Roughly one third of the food is produced in the world for human consumption every year yet more than 800 million people in the world do not have enough to eat. The reason is enormous amount of food is wasted. According to a study approximately 1.3 billion tons of food is wasted each year. Around 7 million tons of food is thrown away by households in the UK every year though most of it could have been eaten. Food waste in Europe alone could feed 200 million hungry people. Americans throw away up to 40% of food that is safe to eat. This amounts to $1 trillion of wasted or lost food.
poverty is indeed startling. The World Bank forecasted in 2015 that 702.1 million people were living in extreme poverty and hunger. About one in nine people on earth is chronically undernourished due to lack of proper food. Some 795 million people in the world do not have enough food to lead a healthy active life. Sixty percent of the world’s hungry are women. Two thirds of the total hungry people are in Asia. The percentage in southern Asia has fallen in recent years but in western Asia it has increased slightly. Sub-Saharan Africa is the region with the highest prevalence of hunger. One person in four there is undernourished. Poor nutrition causes nearly half (45%) of deaths in children under five – 3.1 million children each year.
In most countries the definition of food waste is the uneaten food and food preparation wastes from residences and commercial establishments such as grocery stores, restaurants, and produce stands, i n s t i t u t i o n a l cafeterias and k i t c h e n s , a n d industrial sources like employee lunchrooms. Economic and environmental c o s t o f f o o d w a s t e i s a l s o high. “Food waste has a negative impact on the environment, on the economy, on food security and on nutrition,” affirms Ludovica P r i n c i p a t o , a Ph.D candidate in Management at the La Sapienza U n i v e r s i t y o f R o m e . F o o d waste generates 3.3 billion tons of carbon dioxide, which accelerates global climate change. “Besides, every time food is wasted, the water, energy, time, manpower, land, fertilizer, fuel, packaging and money spent into growing, preparing, storing, transporting, cooking the food is wasted” she adds. Landfill space taken up by food waste takes up 19 percent making it the single-largest class of landfill garbage. Although food naturally decomposes, this is small comfort considering the vast quantities of methane gas that this rotting throwaway food produces. Methane is a potent greenhouse gas that contributes considerably to climate change.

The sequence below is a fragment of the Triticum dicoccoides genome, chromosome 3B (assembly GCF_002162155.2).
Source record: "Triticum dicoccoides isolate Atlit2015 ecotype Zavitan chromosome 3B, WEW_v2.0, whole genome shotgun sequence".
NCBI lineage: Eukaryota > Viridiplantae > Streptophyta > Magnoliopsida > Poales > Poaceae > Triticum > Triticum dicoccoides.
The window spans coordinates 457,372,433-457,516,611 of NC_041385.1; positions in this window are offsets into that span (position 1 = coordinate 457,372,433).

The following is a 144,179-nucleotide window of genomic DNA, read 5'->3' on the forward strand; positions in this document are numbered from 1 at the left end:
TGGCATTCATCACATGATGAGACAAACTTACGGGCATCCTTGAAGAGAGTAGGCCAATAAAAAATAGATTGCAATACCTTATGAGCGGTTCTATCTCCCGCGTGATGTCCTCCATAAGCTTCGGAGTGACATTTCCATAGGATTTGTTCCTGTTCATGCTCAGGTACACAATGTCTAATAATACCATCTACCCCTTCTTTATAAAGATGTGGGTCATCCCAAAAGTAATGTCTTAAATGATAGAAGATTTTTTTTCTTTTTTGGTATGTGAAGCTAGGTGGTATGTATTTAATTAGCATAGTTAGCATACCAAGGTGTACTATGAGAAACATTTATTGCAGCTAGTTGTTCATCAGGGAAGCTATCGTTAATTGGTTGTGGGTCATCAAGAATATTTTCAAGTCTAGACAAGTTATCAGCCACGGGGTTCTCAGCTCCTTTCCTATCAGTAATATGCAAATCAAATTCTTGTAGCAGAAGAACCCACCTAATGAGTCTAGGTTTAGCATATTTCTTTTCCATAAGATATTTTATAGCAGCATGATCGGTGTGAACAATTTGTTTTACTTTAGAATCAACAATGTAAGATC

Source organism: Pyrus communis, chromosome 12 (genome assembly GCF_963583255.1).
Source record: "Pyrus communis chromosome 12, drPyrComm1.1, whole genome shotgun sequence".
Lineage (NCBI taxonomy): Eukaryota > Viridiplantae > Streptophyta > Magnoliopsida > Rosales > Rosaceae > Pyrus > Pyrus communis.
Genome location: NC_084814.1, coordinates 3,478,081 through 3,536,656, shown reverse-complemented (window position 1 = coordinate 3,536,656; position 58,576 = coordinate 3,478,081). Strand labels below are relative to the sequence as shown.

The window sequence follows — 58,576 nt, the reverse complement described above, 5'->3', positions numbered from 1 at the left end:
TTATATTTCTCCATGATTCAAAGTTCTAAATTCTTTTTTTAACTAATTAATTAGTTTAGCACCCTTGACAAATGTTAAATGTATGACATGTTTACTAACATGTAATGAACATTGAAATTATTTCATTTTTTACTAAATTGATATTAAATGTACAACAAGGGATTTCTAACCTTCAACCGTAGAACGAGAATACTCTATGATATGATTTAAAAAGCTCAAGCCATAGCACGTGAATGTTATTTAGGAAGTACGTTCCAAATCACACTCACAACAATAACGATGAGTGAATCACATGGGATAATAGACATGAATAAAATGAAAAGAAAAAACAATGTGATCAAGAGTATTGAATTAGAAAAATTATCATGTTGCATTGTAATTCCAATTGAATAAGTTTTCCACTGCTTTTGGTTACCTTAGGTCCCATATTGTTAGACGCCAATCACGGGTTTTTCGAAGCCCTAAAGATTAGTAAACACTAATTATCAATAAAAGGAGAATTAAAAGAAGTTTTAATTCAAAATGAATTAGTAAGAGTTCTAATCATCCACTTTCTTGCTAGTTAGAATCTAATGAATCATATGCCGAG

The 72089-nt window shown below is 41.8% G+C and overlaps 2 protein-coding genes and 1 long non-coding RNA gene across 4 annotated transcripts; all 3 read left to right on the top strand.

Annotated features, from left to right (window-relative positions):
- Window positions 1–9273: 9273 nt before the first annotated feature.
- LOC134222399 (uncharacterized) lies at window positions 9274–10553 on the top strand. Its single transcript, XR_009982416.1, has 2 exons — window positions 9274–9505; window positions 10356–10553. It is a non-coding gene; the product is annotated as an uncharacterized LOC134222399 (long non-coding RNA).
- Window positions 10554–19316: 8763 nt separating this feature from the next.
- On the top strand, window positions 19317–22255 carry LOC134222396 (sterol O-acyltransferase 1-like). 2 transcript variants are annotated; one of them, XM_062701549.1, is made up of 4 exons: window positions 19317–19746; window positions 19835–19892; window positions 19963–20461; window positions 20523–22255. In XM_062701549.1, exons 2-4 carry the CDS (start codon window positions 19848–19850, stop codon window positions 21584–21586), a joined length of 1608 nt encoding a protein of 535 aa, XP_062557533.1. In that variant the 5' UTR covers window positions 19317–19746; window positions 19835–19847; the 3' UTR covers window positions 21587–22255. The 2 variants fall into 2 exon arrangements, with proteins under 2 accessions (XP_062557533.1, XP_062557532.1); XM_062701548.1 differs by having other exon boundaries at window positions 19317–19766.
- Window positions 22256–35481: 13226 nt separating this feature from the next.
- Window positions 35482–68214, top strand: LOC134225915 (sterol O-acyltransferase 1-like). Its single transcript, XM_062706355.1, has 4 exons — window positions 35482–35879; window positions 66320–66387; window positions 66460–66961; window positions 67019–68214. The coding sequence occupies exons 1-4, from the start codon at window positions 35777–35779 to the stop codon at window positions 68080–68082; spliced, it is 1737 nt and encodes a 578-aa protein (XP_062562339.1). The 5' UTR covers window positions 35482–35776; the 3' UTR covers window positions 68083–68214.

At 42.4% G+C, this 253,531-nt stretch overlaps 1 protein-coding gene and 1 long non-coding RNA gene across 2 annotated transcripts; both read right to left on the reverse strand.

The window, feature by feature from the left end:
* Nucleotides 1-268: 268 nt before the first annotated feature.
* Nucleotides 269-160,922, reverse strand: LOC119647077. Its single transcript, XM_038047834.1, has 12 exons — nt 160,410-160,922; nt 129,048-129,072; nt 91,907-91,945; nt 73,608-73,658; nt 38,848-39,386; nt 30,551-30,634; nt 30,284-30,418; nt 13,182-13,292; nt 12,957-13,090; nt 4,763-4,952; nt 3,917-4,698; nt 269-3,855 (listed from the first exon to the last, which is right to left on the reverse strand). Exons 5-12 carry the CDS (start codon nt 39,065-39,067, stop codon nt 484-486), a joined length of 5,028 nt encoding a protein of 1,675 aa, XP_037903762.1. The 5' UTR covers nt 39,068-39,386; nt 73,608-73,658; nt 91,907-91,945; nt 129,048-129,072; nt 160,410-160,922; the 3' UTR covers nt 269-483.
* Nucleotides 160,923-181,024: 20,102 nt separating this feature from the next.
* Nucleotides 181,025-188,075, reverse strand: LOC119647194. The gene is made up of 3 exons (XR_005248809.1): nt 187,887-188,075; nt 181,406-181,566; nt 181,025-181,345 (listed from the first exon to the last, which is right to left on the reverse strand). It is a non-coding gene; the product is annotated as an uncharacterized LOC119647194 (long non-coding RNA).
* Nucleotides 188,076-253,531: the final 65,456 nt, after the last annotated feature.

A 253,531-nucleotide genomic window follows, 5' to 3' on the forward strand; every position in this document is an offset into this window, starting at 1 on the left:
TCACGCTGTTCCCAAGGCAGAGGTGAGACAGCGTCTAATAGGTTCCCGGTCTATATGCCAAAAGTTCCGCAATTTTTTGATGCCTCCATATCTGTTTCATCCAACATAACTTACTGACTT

Household food waste is another major concern in the developed world. Consumers in high-income countries discard up to 30 percent of fruit and vegetable purchases. They also trim products up to 33 percent by weight during household preparation. High levels of waste result in higher prices for the final product, which could contribute to lower consumption of fruits and vegetables.